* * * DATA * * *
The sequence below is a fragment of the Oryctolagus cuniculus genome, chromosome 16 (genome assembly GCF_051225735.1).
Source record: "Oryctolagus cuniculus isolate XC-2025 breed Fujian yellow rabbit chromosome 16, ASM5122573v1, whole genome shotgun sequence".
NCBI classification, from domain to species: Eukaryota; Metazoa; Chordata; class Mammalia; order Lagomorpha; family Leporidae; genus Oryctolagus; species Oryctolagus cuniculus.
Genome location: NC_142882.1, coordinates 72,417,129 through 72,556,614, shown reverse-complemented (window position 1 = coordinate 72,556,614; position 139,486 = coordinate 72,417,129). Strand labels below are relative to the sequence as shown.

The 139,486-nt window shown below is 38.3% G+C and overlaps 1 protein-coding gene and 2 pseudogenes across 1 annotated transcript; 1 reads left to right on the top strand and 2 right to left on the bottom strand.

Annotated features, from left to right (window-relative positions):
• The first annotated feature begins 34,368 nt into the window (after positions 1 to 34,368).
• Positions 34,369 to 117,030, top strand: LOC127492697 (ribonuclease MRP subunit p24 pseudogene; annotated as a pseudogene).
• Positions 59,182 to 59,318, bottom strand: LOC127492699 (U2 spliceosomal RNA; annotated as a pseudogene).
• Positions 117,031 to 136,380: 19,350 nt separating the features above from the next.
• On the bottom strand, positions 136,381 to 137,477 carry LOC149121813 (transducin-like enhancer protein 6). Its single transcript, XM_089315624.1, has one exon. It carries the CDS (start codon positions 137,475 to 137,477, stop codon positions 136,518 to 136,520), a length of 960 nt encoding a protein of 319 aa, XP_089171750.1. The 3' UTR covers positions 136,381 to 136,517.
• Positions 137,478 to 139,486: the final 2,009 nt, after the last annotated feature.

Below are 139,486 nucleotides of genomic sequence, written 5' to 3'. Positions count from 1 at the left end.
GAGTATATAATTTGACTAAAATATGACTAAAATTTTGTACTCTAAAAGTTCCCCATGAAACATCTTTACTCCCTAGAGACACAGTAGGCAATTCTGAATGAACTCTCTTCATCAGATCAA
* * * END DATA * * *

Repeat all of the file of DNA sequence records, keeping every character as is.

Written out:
The sequence below is a fragment of the Oryctolagus cuniculus genome, chromosome 16 (genome assembly GCF_051225735.1).
Source record: "Oryctolagus cuniculus isolate XC-2025 breed Fujian yellow rabbit chromosome 16, ASM5122573v1, whole genome shotgun sequence".
NCBI classification, from domain to species: Eukaryota; Metazoa; Chordata; class Mammalia; order Lagomorpha; family Leporidae; genus Oryctolagus; species Oryctolagus cuniculus.
Genome location: NC_142882.1, coordinates 72,417,129 through 72,556,614, shown reverse-complemented (window position 1 = coordinate 72,556,614; position 139,486 = coordinate 72,417,129). Strand labels below are relative to the sequence as shown.

The 139,486-nt window shown below is 38.3% G+C and overlaps 1 protein-coding gene and 2 pseudogenes across 1 annotated transcript; 1 reads left to right on the top strand and 2 right to left on the bottom strand.

Annotated features, from left to right (window-relative positions):
• The first annotated feature begins 34,368 nt into the window (after positions 1 to 34,368).
• Positions 34,369 to 117,030, top strand: LOC127492697 (ribonuclease MRP subunit p24 pseudogene; annotated as a pseudogene).
• Positions 59,182 to 59,318, bottom strand: LOC127492699 (U2 spliceosomal RNA; annotated as a pseudogene).
• Positions 117,031 to 136,380: 19,350 nt separating the features above from the next.
• On the bottom strand, positions 136,381 to 137,477 carry LOC149121813 (transducin-like enhancer protein 6). Its single transcript, XM_089315624.1, has one exon. It carries the CDS (start codon positions 137,475 to 137,477, stop codon positions 136,518 to 136,520), a length of 960 nt encoding a protein of 319 aa, XP_089171750.1. The 3' UTR covers positions 136,381 to 136,517.
• Positions 137,478 to 139,486: the final 2,009 nt, after the last annotated feature.

Below are 139,486 nucleotides of genomic sequence, written 5' to 3'. Positions count from 1 at the left end.
GAGTATATAATTTGACTAAAATATGACTAAAATTTTGTACTCTAAAAGTTCCCCATGAAACATCTTTACTCCCTAGAGACACAGTAGGCAATTCTGAATGAACTCTCTTCATCAGATCAA